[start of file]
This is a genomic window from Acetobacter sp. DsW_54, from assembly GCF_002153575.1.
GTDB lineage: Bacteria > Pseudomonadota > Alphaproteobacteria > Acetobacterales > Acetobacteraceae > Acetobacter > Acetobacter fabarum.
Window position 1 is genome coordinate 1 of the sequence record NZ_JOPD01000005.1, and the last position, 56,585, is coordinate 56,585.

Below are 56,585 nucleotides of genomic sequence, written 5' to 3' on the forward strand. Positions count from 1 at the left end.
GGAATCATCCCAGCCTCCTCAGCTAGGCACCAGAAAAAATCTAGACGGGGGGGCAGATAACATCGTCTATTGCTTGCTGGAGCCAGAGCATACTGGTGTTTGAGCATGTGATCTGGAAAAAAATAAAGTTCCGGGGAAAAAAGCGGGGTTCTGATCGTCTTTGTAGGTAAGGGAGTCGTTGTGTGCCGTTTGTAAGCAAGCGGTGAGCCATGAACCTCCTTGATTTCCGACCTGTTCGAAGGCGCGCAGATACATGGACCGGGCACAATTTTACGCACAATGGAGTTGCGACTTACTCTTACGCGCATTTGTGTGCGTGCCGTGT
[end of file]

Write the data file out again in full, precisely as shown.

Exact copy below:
This is a genomic window from Acetobacter sp. DsW_54, from assembly GCF_002153575.1.
GTDB lineage: Bacteria > Pseudomonadota > Alphaproteobacteria > Acetobacterales > Acetobacteraceae > Acetobacter > Acetobacter fabarum.
Window position 1 is genome coordinate 1 of the sequence record NZ_JOPD01000005.1, and the last position, 56,585, is coordinate 56,585.

Below are 56,585 nucleotides of genomic sequence, written 5' to 3' on the forward strand. Positions count from 1 at the left end.
GGAATCATCCCAGCCTCCTCAGCTAGGCACCAGAAAAAATCTAGACGGGGGGGCAGATAACATCGTCTATTGCTTGCTGGAGCCAGAGCATACTGGTGTTTGAGCATGTGATCTGGAAAAAAATAAAGTTCCGGGGAAAAAAGCGGGGTTCTGATCGTCTTTGTAGGTAAGGGAGTCGTTGTGTGCCGTTTGTAAGCAAGCGGTGAGCCATGAACCTCCTTGATTTCCGACCTGTTCGAAGGCGCGCAGATACATGGACCGGGCACAATTTTACGCACAATGGAGTTGCGACTTACTCTTACGCGCATTTGTGTGCGTGCCGTGT